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  • Writer's pictureAdam Horvath

Panzarotti Ain't NoH JoHke!

Updated: Dec 12, 2023


If you’ve been following me on my socials, you recoginize I have some Jersey pride. I’m not saying I pee Bruce Springstein or poop Bon Jovi but I am definitely proud of my oft-maligned state. Especially the food, second to none in my humble Jersey arrogance. Our pizza is kinda legendary and I already wrote about our unique regional delicacies like The Texas Weiner, Sloppy Joe and Taylor Ham, the latter twice actually .(can't stop, won't stop) I’ve lived in both South Jersey and North Jersey; 6 of the 21 counties in fact, and I thought I had eaten all Jersey had to offer, but somehow I missed the panzarotti, made locally famous by the Tarantini family. They've been making their deep fried pockets of dough, bursting with melted mozzarella and tomato sauce with the same recipe since the 1960s. Imagine a Pizza Roll, but bigger and deep fried.


Oh You Mean A Fried Calzone?


I mean no, yea , well maybe. Here's the scoop. A panzerotti is native to Southern Italy (the heel of the boot) and is fried dough stuffed with cheese. The same food goes by calzoni fritti in the back alleys of Naples or as Luigi's in Park Slope Brooklyn calls it a, fried calzone. But only in Camden County New Jersey can you find a panzarotti, that's because the Tarantini's trademarked it. A little like McDowell's Big Mick right? I kid, I kid. Acually the Tarantini panzarotti is definitely not a calzone. First of all the shape resembles a knish more than a traditional calzone, and the dough, a secret family recipe, is thicker allowing it to fry to a golden, crispy bown without leaking any of melty, saucy goodness.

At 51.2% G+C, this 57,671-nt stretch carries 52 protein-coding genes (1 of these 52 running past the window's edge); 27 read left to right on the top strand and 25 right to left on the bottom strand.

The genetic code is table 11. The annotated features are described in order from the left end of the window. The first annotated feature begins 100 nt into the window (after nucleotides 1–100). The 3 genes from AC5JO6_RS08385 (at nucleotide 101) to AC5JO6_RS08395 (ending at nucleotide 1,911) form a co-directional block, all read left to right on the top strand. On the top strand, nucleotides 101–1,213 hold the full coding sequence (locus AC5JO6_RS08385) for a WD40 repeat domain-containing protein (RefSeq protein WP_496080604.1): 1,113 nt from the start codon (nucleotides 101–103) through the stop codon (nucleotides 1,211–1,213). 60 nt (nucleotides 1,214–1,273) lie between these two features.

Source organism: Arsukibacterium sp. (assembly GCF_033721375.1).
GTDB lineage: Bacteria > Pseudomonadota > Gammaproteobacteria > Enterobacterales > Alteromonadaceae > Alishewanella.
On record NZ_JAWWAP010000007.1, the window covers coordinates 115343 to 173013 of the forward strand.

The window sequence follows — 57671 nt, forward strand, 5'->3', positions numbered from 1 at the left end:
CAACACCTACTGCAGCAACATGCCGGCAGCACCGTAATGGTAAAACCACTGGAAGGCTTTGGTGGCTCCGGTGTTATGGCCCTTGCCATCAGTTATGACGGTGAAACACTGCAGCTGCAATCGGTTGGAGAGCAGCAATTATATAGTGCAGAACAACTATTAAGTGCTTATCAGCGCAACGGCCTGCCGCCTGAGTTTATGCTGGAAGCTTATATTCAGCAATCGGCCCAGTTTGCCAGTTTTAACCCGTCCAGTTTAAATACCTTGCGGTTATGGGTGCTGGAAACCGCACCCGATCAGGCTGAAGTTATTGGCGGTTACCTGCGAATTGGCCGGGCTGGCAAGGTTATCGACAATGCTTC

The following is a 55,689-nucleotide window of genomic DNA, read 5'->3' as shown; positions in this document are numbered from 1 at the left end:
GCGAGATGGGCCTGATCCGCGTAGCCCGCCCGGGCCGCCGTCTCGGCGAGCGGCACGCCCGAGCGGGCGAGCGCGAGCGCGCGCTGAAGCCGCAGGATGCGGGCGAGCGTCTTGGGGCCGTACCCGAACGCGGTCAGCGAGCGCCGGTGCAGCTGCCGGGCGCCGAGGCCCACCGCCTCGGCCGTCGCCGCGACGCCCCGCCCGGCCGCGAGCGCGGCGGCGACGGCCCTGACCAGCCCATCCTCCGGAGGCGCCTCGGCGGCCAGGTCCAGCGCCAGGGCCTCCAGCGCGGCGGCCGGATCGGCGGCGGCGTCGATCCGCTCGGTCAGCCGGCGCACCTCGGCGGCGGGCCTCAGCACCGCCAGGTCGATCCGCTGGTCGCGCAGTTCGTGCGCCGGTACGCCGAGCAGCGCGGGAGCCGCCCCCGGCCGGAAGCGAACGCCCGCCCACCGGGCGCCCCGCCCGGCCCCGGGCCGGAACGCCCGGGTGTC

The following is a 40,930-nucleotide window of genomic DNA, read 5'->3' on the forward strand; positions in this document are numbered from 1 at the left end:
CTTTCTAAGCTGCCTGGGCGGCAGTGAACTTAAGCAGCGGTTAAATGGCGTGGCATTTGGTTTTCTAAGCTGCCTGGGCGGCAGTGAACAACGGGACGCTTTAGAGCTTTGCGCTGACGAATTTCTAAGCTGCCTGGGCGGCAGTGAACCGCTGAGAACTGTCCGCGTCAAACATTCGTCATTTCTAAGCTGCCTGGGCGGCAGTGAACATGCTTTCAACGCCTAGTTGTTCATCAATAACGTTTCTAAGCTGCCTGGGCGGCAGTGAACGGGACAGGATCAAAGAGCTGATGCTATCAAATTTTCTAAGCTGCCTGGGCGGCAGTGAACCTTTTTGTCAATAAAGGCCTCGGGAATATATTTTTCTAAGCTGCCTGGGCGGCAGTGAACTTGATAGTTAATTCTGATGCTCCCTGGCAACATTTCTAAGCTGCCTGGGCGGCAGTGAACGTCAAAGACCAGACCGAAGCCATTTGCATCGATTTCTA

To paraphrase the tarantini website, Pauline the matriarch of the family learned how to make panzerotti from her mother at the age of seven. In 1960, she put that skill to work and began making her own panzarotti by hand, eventually selling them for 25 cents each from their quaint Camden home. Within a few years, popularity grew and what started off as a side hustle turned into a full fledge business. Pauline's sons went on to open brick and mortar restaurants dedicated to selling their family food. In 1971, Franco's Place opened in Westmont and later Vincent's in Merchantville. In addition to hoagies and wings, each location specializes in making The Original Panzarotti filled with mozzarella and any traditional pizza toppings.. They also make exotic insides like a gooey cheesesteak, cheesy buffalo chicken and during Thanksgiving, a Gobbler filled with turkey and stuffing with a gravy dipping sauce. Meanwhile, The Tarantini Panzarotti, now in their fourth generation, continues to distribute throughout Greater Philadelphia, South Jersey and more recently into Florida.


I teased this story on the Facebook group on South Jersey Food Scene not knowing what to expect. Post after post, people were telling stories of their childhood memories like stopping off at Franco's for a crispy treat before taking the train into Philly. Others talking about Friday being the family meal night at Vincents. This is not just a delicious tasting Italian American treat, its a family recipe that started off in Brindisi Italy nearly a century ago and continues to live on in homes throughout South Jersey. Next time you take a trip to Philly for a cheesesteak, save a little space in your belly and head over the Delaware for an authentic Jersey treat.


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2 Comments


lvnvbb
Dec 06, 2023

Where are they located in Florida. They HAD a mail order years ago but discontinued it.

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jdliteyear
Dec 06, 2023

Great review, I love Franco’s.

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